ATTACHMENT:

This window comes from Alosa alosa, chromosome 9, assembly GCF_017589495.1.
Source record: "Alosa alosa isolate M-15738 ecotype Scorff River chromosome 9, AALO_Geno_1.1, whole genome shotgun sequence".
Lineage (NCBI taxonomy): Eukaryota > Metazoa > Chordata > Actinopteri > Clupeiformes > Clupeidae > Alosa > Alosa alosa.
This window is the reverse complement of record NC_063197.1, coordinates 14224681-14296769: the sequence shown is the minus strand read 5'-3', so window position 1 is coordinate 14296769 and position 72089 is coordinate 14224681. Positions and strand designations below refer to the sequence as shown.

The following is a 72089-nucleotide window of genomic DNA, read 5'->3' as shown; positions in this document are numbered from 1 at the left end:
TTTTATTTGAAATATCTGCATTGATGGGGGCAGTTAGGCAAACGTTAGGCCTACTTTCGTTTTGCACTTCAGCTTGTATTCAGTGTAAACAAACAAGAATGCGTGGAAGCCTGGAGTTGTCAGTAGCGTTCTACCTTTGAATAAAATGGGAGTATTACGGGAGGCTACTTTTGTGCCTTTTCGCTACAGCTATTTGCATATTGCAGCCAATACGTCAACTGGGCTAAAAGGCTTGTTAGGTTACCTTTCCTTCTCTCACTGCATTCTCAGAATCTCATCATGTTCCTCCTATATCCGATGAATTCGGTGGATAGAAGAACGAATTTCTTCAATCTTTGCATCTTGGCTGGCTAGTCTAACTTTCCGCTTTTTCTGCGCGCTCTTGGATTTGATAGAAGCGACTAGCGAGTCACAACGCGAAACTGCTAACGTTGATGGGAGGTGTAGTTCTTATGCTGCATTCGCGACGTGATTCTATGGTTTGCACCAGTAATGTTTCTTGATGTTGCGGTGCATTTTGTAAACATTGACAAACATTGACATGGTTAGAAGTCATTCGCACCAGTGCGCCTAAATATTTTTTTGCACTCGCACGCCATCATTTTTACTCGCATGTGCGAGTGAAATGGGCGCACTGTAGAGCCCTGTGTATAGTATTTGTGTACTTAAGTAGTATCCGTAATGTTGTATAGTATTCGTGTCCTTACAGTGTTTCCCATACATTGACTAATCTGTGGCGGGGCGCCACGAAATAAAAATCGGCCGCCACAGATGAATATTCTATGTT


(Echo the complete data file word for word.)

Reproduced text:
This window comes from Alosa alosa, chromosome 9, assembly GCF_017589495.1.
Source record: "Alosa alosa isolate M-15738 ecotype Scorff River chromosome 9, AALO_Geno_1.1, whole genome shotgun sequence".
Lineage (NCBI taxonomy): Eukaryota > Metazoa > Chordata > Actinopteri > Clupeiformes > Clupeidae > Alosa > Alosa alosa.
This window is the reverse complement of record NC_063197.1, coordinates 14224681-14296769: the sequence shown is the minus strand read 5'-3', so window position 1 is coordinate 14296769 and position 72089 is coordinate 14224681. Positions and strand designations below refer to the sequence as shown.

The following is a 72089-nucleotide window of genomic DNA, read 5'->3' as shown; positions in this document are numbered from 1 at the left end:
TTTTATTTGAAATATCTGCATTGATGGGGGCAGTTAGGCAAACGTTAGGCCTACTTTCGTTTTGCACTTCAGCTTGTATTCAGTGTAAACAAACAAGAATGCGTGGAAGCCTGGAGTTGTCAGTAGCGTTCTACCTTTGAATAAAATGGGAGTATTACGGGAGGCTACTTTTGTGCCTTTTCGCTACAGCTATTTGCATATTGCAGCCAATACGTCAACTGGGCTAAAAGGCTTGTTAGGTTACCTTTCCTTCTCTCACTGCATTCTCAGAATCTCATCATGTTCCTCCTATATCCGATGAATTCGGTGGATAGAAGAACGAATTTCTTCAATCTTTGCATCTTGGCTGGCTAGTCTAACTTTCCGCTTTTTCTGCGCGCTCTTGGATTTGATAGAAGCGACTAGCGAGTCACAACGCGAAACTGCTAACGTTGATGGGAGGTGTAGTTCTTATGCTGCATTCGCGACGTGATTCTATGGTTTGCACCAGTAATGTTTCTTGATGTTGCGGTGCATTTTGTAAACATTGACAAACATTGACATGGTTAGAAGTCATTCGCACCAGTGCGCCTAAATATTTTTTTGCACTCGCACGCCATCATTTTTACTCGCATGTGCGAGTGAAATGGGCGCACTGTAGAGCCCTGTGTATAGTATTTGTGTACTTAAGTAGTATCCGTAATGTTGTATAGTATTCGTGTCCTTACAGTGTTTCCCATACATTGACTAATCTGTGGCGGGGCGCCACGAAATAAAAATCGGCCGCCACAGATGAATATTCTATGTT